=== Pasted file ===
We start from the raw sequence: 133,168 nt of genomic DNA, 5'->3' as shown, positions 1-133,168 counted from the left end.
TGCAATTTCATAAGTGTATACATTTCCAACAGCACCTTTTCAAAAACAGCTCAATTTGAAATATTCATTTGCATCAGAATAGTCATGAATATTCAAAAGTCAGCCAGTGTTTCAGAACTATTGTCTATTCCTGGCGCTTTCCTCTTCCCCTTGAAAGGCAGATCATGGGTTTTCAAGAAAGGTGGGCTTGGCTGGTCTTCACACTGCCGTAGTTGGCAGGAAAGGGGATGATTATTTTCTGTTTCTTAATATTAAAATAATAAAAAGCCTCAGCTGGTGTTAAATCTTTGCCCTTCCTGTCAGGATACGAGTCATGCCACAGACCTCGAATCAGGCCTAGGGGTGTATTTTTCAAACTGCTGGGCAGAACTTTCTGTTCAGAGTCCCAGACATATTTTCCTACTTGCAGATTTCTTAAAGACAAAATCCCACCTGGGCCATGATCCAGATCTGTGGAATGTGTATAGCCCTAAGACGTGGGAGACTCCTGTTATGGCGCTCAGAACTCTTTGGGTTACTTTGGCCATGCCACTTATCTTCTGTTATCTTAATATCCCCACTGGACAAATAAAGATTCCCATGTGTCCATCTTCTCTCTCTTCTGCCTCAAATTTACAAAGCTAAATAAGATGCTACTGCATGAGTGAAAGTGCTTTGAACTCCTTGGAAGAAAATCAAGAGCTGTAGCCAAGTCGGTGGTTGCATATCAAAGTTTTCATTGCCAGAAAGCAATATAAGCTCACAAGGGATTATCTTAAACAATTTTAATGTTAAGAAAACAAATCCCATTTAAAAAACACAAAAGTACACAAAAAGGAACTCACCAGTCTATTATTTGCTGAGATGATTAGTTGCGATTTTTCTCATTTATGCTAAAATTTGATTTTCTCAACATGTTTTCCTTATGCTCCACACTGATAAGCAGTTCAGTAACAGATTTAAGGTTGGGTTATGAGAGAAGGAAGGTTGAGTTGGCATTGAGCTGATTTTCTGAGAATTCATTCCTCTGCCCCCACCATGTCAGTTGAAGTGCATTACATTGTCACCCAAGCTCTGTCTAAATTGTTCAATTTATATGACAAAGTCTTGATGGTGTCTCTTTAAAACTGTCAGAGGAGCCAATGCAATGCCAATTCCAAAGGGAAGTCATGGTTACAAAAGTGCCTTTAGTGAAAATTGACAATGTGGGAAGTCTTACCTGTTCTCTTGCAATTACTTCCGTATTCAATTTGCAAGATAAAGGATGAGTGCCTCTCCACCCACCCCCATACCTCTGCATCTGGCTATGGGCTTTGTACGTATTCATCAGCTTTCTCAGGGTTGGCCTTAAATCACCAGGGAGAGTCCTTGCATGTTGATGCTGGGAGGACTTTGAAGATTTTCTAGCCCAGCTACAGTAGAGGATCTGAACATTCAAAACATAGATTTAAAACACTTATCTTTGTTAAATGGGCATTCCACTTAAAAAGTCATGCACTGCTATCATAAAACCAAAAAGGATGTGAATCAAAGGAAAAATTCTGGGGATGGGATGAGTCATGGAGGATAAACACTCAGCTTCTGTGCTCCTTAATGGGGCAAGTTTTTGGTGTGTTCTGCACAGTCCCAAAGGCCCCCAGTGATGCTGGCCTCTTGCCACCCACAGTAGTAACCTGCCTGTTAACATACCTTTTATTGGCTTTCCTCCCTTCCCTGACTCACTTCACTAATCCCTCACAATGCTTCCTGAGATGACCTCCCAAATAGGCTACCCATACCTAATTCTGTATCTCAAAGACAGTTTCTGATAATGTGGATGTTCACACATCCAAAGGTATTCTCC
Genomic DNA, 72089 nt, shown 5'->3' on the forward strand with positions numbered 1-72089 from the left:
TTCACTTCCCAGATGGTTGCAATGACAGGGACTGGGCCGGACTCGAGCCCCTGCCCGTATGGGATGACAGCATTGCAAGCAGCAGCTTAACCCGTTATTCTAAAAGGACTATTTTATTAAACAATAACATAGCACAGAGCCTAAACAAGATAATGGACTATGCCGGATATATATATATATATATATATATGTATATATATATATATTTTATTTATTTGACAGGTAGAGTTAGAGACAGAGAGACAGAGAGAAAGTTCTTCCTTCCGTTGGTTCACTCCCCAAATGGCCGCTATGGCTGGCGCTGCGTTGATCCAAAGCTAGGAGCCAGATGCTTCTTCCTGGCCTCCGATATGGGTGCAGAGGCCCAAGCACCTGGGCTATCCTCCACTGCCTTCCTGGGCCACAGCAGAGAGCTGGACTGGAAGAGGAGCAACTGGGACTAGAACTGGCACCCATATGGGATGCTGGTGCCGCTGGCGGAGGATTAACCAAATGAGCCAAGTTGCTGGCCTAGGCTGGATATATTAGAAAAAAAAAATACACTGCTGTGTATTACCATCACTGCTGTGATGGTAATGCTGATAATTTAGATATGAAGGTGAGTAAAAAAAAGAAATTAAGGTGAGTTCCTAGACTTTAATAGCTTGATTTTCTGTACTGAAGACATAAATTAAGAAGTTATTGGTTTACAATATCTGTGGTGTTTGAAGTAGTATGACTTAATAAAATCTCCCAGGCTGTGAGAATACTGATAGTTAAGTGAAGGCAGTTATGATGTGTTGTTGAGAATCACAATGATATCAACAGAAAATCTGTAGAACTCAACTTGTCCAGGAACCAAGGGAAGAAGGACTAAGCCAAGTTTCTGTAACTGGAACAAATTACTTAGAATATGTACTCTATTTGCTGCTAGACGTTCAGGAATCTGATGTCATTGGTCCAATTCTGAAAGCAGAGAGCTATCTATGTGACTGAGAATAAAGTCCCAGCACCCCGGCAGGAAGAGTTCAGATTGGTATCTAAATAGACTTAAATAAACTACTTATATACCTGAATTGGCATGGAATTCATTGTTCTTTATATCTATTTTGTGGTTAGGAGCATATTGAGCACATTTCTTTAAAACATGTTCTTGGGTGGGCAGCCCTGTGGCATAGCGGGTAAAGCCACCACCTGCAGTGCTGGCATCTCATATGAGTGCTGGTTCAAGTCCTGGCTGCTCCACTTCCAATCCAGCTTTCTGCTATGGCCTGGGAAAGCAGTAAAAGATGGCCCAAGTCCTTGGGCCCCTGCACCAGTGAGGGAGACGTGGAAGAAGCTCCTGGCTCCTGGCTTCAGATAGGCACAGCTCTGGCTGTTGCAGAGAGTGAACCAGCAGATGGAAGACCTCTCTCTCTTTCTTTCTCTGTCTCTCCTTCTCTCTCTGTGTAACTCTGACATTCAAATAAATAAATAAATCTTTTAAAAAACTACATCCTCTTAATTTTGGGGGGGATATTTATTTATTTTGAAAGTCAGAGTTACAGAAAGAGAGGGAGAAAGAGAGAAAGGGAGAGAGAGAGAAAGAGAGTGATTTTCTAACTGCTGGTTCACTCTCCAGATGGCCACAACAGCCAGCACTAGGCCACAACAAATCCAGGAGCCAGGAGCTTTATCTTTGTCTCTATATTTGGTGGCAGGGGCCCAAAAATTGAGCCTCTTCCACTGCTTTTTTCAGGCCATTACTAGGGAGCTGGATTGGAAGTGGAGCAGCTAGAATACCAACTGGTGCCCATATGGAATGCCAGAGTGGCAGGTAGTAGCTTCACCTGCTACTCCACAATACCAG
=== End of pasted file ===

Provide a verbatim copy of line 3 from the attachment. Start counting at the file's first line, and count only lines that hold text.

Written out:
Genomic DNA, 72089 nt, shown 5'->3' on the forward strand with positions numbered 1-72089 from the left: